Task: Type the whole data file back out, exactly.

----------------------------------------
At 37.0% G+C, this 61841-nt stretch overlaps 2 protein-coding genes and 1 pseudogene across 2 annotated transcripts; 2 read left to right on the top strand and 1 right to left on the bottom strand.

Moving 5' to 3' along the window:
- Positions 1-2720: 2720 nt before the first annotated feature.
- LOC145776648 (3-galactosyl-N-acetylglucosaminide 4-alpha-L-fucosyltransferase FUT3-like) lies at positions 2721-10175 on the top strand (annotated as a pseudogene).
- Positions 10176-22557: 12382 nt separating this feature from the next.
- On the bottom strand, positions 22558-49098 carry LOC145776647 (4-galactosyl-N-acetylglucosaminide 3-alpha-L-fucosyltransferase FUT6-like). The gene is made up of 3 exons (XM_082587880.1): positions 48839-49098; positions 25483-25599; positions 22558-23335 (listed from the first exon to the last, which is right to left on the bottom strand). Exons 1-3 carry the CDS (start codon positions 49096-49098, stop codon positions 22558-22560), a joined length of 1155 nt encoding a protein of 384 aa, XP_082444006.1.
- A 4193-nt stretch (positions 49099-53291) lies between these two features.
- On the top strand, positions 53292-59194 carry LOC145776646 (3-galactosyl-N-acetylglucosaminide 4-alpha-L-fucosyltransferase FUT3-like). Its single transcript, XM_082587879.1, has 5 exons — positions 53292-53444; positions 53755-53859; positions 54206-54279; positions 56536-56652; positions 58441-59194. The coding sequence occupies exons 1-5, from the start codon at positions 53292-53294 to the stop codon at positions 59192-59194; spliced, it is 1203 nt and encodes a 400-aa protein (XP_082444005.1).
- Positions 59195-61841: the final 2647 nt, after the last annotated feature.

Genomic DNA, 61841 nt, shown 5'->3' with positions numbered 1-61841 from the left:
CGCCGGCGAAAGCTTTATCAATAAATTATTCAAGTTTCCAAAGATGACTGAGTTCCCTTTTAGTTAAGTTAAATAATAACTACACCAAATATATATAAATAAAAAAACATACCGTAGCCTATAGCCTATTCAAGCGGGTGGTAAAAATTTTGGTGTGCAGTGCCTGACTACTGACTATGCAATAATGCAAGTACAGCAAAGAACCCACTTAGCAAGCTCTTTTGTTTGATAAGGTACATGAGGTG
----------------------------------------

At 37.0% G+C, this 61841-nt stretch overlaps 2 protein-coding genes and 1 pseudogene across 2 annotated transcripts; 2 read left to right on the top strand and 1 right to left on the bottom strand.

Moving 5' to 3' along the window:
- Positions 1-2720: 2720 nt before the first annotated feature.
- LOC145776648 (3-galactosyl-N-acetylglucosaminide 4-alpha-L-fucosyltransferase FUT3-like) lies at positions 2721-10175 on the top strand (annotated as a pseudogene).
- Positions 10176-22557: 12382 nt separating this feature from the next.
- On the bottom strand, positions 22558-49098 carry LOC145776647 (4-galactosyl-N-acetylglucosaminide 3-alpha-L-fucosyltransferase FUT6-like). The gene is made up of 3 exons (XM_082587880.1): positions 48839-49098; positions 25483-25599; positions 22558-23335 (listed from the first exon to the last, which is right to left on the bottom strand). Exons 1-3 carry the CDS (start codon positions 49096-49098, stop codon positions 22558-22560), a joined length of 1155 nt encoding a protein of 384 aa, XP_082444006.1.
- A 4193-nt stretch (positions 49099-53291) lies between these two features.
- On the top strand, positions 53292-59194 carry LOC145776646 (3-galactosyl-N-acetylglucosaminide 4-alpha-L-fucosyltransferase FUT3-like). Its single transcript, XM_082587879.1, has 5 exons — positions 53292-53444; positions 53755-53859; positions 54206-54279; positions 56536-56652; positions 58441-59194. The coding sequence occupies exons 1-5, from the start codon at positions 53292-53294 to the stop codon at positions 59192-59194; spliced, it is 1203 nt and encodes a 400-aa protein (XP_082444005.1).
- Positions 59195-61841: the final 2647 nt, after the last annotated feature.

Genomic DNA, 61841 nt, shown 5'->3' with positions numbered 1-61841 from the left:
CGCCGGCGAAAGCTTTATCAATAAATTATTCAAGTTTCCAAAGATGACTGAGTTCCCTTTTAGTTAAGTTAAATAATAACTACACCAAATATATATAAATAAAAAAACATACCGTAGCCTATAGCCTATTCAAGCGGGTGGTAAAAATTTTGGTGTGCAGTGCCTGACTACTGACTATGCAATAATGCAAGTACAGCAAAGAACCCACTTAGCAAGCTCTTTTGTTTGATAAGGTACATGAGGTG